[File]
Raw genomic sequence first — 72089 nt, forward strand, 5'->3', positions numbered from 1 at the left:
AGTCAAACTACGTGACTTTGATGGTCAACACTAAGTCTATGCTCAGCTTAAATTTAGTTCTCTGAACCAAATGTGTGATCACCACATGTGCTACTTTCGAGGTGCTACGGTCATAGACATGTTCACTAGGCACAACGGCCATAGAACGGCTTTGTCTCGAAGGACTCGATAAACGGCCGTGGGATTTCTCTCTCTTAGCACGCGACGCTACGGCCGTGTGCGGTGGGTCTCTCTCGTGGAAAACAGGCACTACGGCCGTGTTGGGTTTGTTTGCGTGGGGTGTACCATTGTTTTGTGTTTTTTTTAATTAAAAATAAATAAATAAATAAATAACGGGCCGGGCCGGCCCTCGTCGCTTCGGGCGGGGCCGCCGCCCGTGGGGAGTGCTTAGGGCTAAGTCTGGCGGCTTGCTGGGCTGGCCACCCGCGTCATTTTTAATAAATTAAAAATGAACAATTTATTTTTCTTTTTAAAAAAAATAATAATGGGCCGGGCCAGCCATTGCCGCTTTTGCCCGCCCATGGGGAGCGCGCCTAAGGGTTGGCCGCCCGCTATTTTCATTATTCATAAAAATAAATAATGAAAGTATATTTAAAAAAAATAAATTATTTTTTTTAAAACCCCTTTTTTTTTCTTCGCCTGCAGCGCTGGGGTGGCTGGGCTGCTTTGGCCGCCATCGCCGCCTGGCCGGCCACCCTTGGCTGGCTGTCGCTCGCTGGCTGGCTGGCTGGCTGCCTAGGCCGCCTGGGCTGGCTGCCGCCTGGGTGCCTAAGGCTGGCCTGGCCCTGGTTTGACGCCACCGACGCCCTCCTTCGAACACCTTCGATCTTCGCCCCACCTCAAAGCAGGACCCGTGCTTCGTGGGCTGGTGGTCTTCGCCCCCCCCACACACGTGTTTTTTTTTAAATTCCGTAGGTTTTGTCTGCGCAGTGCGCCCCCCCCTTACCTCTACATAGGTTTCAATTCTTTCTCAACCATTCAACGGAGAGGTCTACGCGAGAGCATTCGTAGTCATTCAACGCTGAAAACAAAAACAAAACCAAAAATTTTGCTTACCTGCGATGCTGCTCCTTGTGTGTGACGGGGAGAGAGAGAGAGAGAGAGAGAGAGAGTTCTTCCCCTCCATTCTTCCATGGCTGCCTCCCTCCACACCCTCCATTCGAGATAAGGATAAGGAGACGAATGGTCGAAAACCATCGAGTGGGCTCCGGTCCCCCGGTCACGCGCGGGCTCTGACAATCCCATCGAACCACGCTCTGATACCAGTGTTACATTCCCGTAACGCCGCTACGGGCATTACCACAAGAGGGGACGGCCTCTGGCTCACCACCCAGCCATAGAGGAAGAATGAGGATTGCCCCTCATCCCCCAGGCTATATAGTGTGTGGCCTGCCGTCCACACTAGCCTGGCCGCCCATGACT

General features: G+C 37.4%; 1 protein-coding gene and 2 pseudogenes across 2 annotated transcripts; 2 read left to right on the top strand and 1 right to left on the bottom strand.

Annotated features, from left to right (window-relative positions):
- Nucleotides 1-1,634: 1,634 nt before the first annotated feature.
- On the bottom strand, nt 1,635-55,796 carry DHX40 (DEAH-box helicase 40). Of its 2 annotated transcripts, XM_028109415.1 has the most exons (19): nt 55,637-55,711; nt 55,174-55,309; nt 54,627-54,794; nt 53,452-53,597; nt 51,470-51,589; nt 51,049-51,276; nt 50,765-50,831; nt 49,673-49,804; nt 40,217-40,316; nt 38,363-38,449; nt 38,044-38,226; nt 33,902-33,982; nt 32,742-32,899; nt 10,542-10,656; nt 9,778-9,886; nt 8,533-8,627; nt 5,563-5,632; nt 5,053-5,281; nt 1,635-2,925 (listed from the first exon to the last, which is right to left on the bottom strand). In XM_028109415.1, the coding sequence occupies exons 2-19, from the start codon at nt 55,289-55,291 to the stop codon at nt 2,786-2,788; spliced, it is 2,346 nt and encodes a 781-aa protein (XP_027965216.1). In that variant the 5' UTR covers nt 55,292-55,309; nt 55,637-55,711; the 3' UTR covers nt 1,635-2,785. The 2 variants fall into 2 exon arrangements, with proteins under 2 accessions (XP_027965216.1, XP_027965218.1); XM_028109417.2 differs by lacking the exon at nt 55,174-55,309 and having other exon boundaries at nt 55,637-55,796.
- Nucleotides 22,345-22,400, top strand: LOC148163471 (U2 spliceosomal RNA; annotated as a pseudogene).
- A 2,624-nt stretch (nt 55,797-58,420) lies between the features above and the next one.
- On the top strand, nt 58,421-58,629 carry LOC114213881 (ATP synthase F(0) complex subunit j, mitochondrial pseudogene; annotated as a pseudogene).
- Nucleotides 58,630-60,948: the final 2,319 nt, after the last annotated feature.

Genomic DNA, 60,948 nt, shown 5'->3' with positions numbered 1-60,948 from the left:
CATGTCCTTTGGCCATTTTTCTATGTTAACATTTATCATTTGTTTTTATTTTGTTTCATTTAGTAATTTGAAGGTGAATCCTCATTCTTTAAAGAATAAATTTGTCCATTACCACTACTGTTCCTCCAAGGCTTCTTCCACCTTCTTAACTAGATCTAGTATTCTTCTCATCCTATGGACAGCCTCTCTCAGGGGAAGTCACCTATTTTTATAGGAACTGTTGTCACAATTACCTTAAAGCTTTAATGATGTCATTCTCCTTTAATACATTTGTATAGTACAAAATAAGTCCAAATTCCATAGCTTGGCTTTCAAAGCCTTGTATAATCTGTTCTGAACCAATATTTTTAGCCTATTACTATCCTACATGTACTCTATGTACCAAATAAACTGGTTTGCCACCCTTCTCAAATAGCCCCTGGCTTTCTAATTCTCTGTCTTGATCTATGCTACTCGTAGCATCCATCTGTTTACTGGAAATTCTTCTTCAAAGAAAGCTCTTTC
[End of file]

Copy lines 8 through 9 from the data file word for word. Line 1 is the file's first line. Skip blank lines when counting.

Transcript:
- A 2,624-nt stretch (nt 55,797-58,420) lies between the features above and the next one.
- On the top strand, nt 58,421-58,629 carry LOC114213881 (ATP synthase F(0) complex subunit j, mitochondrial pseudogene; annotated as a pseudogene).